ACCC Charges Google With Violations Of Consumer Laws Over Android Location Settings

The Australian Competition and Consumer Commission (ACCC) announced a legal action against Google “alleging they engaged in misleading conduct and made false or misleading representations to consumers about the personal location data Google collects, keeps and uses” according to the agency’s press release. In its initial filing, the ACCC is claiming that Google mislead and deceived the public in contravention of the Australian Competition Law and Android users were harmed because those that switched off Location Services were unaware that their location information was still be collected and used by Google for it was not readily apparent that Web & App Activity also needed to be switched off. ACCC Chair Rod Sims explained that “[w]e are taking court action against Google because we allege that as a result of these on-screen representations, Google has collected, kept and used highly sensitive and valuable personal information about consumers’ location without them making an informed choice.” Moreover, it is being reported in the Australian press that the ACCC is preparing an anti-competitive action against Google based on its actions against an Australian competitor, Unlockd, that subsequently filed for administration last year.

In its press release, the ACCC claimed

[T]hat from at least January 2017, Google breached the Australian Consumer Law when it made on-screen representations on Android mobile phones and tablets that the ACCC alleges misled consumers about the location data Google collected or used when certain Google Account settings were enabled or disabled. The representations were made to consumers setting up a Google Account on their Android mobile phones and tablets, and to consumers who later accessed their Google Account settings through their Android mobile phones and tablets.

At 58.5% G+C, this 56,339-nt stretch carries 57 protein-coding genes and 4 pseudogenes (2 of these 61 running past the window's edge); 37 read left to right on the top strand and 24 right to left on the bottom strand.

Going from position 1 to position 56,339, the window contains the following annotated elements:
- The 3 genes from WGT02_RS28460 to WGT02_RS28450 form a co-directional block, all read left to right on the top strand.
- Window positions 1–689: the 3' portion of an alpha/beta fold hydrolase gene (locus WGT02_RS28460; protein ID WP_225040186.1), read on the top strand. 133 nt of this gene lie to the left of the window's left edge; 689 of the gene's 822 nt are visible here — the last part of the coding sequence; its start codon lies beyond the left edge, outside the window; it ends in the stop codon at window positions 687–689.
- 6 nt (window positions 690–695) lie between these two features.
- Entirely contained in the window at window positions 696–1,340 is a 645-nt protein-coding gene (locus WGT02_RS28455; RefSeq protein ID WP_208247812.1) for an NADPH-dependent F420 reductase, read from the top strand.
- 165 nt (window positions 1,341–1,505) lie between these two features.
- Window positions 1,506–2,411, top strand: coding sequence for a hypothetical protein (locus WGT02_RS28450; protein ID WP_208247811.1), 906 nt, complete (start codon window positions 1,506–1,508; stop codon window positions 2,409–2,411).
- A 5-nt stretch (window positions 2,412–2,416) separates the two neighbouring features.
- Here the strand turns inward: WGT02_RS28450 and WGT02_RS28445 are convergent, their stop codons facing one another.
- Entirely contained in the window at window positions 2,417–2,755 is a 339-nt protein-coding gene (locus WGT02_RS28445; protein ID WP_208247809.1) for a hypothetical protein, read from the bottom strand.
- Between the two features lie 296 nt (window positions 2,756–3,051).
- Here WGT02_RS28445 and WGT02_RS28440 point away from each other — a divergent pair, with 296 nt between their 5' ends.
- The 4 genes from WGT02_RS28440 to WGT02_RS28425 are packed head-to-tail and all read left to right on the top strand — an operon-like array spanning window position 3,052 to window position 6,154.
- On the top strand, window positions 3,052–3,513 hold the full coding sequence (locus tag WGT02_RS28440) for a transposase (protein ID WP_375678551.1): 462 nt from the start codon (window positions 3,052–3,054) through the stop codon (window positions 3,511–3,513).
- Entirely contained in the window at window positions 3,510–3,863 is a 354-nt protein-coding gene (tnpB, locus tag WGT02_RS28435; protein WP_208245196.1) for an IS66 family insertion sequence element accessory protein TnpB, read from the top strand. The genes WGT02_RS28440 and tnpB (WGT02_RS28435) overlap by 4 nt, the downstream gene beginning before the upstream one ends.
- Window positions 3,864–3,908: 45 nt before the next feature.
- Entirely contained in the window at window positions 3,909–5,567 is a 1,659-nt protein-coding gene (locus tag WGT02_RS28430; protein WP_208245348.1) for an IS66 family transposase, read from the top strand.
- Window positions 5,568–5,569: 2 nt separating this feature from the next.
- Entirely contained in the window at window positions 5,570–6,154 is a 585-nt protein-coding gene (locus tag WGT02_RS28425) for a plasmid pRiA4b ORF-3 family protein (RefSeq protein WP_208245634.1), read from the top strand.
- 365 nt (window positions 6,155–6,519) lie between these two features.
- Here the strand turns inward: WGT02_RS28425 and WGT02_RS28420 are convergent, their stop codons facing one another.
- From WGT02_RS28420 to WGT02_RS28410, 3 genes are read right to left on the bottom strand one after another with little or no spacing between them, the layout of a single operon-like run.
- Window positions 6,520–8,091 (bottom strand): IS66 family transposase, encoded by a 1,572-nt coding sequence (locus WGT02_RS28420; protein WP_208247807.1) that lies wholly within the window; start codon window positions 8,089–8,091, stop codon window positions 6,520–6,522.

The ACCC stated that its “case regarding the collection of location data focuses on two Google Account settings: one labelled ‘Location History’; and another labelled ‘Web & App Activity’.” The agency alleged “that from January 2017 until late 2018, it was misleading for Google to not properly disclose to consumers that both settings had to be switched off if consumers didn’t want Google to collect, keep and use their location data.’ The ACCC claimed that “when consumers set up a Google Account on their Android phone or tablet, consumers would have incorrectly believed, based on Google’s conduct, that ‘Location History’ was the only Google Account setting that affected whether Google collected, kept or used data about their location.” The agency further added that “if consumers later accessed their Google Account settings on their Android device, Google did not inform them that by leaving ‘Web & App Activity’ switched on, Google would continue to collect location data.”